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I Want to Become a Vegetarian While Pregnant





Here is some great information vegetarians need to know about their pregnancy. Are you wondering if your decision to become vegetarian can still be carried out successfully during your pregnancy? While it is possible for you to obtain all the nutrients your body will need during pregnancy through a well-planned, nutrient-dense vegetarian diet, careful planning and observation will be crucial to your overall success transitioning to vegetarianism during your pregnancy.

In other words: take it slow and be smart!

If you keep saying to yourself, "I want to become a vegetarian", you might be pleased to know that a good vegetarian diet has a wide variety of fresh fruits, vegetables, grains, beans, lentils, and nuts and some eggs and dairy or their equivalent if you so choose. Fast food, highly processed junk foods, and canned fruits and vegetables are eaten rarely if at all. Itís imperative that you make wise food choices at this crucial time, since a pregnant woman only needs approximately 300 more calories per day and about 10-16 extra grams of protein; however, the body's need for certain nutrients increases significantly. Every bite you take is important when you're pregnant.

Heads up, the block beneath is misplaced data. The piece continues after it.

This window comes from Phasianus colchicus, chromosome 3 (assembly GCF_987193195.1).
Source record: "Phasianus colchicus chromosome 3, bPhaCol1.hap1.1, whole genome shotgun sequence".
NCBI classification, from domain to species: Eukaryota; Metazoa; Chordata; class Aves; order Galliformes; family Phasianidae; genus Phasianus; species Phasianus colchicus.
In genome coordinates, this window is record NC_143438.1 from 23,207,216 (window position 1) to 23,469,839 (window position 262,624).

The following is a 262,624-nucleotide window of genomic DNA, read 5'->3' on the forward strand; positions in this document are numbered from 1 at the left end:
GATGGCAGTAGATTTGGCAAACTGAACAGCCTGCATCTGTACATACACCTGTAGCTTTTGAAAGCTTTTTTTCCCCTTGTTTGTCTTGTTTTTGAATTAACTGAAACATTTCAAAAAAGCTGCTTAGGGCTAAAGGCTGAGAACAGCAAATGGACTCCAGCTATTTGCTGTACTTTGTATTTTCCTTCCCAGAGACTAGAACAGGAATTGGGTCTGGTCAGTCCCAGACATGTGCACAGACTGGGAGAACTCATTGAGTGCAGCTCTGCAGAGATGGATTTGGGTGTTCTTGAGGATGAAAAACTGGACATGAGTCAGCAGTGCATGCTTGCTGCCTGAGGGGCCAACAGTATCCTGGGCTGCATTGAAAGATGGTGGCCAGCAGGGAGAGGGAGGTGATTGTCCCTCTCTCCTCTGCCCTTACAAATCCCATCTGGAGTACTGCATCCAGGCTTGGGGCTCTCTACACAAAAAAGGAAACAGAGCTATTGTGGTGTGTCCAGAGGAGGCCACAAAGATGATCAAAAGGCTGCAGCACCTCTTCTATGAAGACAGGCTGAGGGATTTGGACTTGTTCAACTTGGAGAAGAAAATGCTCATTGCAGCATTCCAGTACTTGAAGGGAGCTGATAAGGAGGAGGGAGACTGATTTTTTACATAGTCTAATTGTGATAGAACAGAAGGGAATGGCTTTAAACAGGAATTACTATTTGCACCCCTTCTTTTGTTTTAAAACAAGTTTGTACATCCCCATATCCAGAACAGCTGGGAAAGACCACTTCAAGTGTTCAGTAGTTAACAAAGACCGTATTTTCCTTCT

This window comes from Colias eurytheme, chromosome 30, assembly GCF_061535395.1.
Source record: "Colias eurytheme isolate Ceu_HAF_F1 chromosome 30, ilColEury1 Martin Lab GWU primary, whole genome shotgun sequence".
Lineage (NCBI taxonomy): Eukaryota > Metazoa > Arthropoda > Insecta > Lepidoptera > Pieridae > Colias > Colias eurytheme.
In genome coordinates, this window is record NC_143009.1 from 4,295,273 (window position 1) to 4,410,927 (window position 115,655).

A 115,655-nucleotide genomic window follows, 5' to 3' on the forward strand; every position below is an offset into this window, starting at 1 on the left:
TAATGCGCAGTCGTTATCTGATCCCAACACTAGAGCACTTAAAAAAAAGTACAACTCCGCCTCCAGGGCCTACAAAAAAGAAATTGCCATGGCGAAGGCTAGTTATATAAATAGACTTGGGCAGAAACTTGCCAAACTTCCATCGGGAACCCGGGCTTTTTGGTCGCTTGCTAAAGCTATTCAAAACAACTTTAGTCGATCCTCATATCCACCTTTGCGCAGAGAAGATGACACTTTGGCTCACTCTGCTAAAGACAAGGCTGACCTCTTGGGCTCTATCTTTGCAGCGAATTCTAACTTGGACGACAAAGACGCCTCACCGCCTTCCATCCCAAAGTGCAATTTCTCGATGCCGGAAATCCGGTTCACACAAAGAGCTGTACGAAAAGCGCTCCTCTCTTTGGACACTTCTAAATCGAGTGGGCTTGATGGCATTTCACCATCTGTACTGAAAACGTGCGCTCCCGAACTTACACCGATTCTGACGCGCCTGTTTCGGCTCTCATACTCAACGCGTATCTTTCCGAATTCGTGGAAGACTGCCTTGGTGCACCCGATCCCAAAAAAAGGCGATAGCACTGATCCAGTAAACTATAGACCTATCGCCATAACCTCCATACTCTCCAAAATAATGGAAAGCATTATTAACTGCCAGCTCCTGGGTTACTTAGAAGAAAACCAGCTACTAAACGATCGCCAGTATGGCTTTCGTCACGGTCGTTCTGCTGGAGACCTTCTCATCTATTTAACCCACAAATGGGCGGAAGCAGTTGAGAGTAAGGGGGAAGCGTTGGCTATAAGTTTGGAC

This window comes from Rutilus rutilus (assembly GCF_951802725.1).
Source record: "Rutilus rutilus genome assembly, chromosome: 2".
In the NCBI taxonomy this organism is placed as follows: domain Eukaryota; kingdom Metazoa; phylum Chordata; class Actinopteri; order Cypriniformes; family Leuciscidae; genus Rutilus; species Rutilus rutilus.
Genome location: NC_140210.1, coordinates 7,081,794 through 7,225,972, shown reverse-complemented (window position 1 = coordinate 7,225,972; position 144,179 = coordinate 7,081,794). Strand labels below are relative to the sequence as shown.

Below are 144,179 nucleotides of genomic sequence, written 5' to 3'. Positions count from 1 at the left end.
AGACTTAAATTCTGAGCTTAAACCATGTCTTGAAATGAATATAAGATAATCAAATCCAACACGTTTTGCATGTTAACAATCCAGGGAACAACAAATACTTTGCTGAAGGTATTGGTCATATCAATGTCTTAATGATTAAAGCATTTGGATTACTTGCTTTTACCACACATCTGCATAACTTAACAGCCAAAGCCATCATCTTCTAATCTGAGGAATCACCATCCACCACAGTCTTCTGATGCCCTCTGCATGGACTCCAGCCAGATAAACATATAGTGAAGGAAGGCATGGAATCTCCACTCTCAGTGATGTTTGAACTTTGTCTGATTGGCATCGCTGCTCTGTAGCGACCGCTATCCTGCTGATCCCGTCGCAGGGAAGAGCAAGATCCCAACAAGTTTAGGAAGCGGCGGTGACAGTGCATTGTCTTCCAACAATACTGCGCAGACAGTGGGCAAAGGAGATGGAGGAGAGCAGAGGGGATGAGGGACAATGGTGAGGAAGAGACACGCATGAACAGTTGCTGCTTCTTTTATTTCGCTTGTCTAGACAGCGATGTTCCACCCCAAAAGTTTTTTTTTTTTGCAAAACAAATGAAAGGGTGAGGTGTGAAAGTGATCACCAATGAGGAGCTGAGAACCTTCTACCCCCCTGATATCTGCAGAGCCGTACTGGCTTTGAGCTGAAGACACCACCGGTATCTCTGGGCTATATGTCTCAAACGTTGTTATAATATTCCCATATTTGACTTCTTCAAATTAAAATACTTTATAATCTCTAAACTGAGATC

While the RDAs (recommended daily allowances) for almost all nutrients increase, especially important are folic acid, iron, zinc, and vitamin B-12. Attention to adequate amounts of vitamin B-12 is crucial for vegetarians who choose not to eat eggs and dairy.

Work closely with your healthcare professional during this transition, just say to your health care provider "I want to become a vegetarian" and they should be able to guide you from there. Remember though, the changeover from a meat-eating to a vegetarian diet can be rough on your body as it actually goes through a detoxification process during the transition. So, you want to ensure your baby is getting all the nutrients it needs at this time, and is growing and developing at a healthy rate. Start very slowly; perhaps only one or two days per week eating a vegetarian diet.

Gradually work soy and other plant-based proteins into your diet, and little by little use them to replace proteins obtained from eating meat products. Be sure to adequately supplement your diet with a quality prenatal supplement, and get adequate amounts of exercise and exposure to sunlight to promote your body to naturally produce vitamin D.

With careful planning, observation, and your healthcare professionalís guidance, the transition to vegetarianism during your pregnancy can be a cleansing and healthy start for both you and your baby to a lifetime of optimal health.

Rob Richards is a pastor, husband and father, with a passion to see people lead healthy lifestyles.To receive FREE information about how you can look and feel better... http://www.vegelifestyle.com

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